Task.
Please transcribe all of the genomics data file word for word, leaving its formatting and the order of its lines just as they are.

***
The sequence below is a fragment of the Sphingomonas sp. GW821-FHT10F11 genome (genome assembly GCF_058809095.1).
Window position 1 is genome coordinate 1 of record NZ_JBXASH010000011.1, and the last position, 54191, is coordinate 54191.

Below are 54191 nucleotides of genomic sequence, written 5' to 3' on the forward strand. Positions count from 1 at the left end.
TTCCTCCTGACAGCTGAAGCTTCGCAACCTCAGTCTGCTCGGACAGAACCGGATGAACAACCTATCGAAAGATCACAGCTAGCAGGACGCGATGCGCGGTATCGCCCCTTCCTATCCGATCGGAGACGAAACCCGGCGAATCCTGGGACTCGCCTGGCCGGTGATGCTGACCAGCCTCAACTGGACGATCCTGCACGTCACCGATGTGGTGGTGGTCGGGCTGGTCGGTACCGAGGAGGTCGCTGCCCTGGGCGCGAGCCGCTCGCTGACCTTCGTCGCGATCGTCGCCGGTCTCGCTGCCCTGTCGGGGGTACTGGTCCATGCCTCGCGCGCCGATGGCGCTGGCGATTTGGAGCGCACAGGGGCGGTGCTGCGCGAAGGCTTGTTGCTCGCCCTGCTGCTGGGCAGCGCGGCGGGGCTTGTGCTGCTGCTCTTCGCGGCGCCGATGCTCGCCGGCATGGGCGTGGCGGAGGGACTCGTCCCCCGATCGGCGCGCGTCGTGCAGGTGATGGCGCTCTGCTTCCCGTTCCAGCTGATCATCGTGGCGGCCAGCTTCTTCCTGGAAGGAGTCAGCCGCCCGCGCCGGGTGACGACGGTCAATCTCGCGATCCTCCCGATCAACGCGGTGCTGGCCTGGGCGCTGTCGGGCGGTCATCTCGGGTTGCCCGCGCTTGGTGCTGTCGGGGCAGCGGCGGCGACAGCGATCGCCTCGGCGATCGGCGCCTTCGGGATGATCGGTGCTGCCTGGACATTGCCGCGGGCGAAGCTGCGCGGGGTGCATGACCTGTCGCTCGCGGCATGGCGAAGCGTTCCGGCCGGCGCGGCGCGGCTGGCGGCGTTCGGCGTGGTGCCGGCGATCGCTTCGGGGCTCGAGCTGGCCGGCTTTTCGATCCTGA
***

The sequence below is a fragment of the Sphingomonas sp. GW821-FHT10F11 genome (genome assembly GCF_058809095.1).
Window position 1 is genome coordinate 1 of record NZ_JBXASH010000011.1, and the last position, 54191, is coordinate 54191.

Below are 54191 nucleotides of genomic sequence, written 5' to 3' on the forward strand. Positions count from 1 at the left end.
TTCCTCCTGACAGCTGAAGCTTCGCAACCTCAGTCTGCTCGGACAGAACCGGATGAACAACCTATCGAAAGATCACAGCTAGCAGGACGCGATGCGCGGTATCGCCCCTTCCTATCCGATCGGAGACGAAACCCGGCGAATCCTGGGACTCGCCTGGCCGGTGATGCTGACCAGCCTCAACTGGACGATCCTGCACGTCACCGATGTGGTGGTGGTCGGGCTGGTCGGTACCGAGGAGGTCGCTGCCCTGGGCGCGAGCCGCTCGCTGACCTTCGTCGCGATCGTCGCCGGTCTCGCTGCCCTGTCGGGGGTACTGGTCCATGCCTCGCGCGCCGATGGCGCTGGCGATTTGGAGCGCACAGGGGCGGTGCTGCGCGAAGGCTTGTTGCTCGCCCTGCTGCTGGGCAGCGCGGCGGGGCTTGTGCTGCTGCTCTTCGCGGCGCCGATGCTCGCCGGCATGGGCGTGGCGGAGGGACTCGTCCCCCGATCGGCGCGCGTCGTGCAGGTGATGGCGCTCTGCTTCCCGTTCCAGCTGATCATCGTGGCGGCCAGCTTCTTCCTGGAAGGAGTCAGCCGCCCGCGCCGGGTGACGACGGTCAATCTCGCGATCCTCCCGATCAACGCGGTGCTGGCCTGGGCGCTGTCGGGCGGTCATCTCGGGTTGCCCGCGCTTGGTGCTGTCGGGGCAGCGGCGGCGACAGCGATCGCCTCGGCGATCGGCGCCTTCGGGATGATCGGTGCTGCCTGGACATTGCCGCGGGCGAAGCTGCGCGGGGTGCATGACCTGTCGCTCGCGGCATGGCGAAGCGTTCCGGCCGGCGCGGCGCGGCTGGCGGCGTTCGGCGTGGTGCCGGCGATCGCTTCGGGGCTCGAGCTGGCCGGCTTTTCGATCCTGA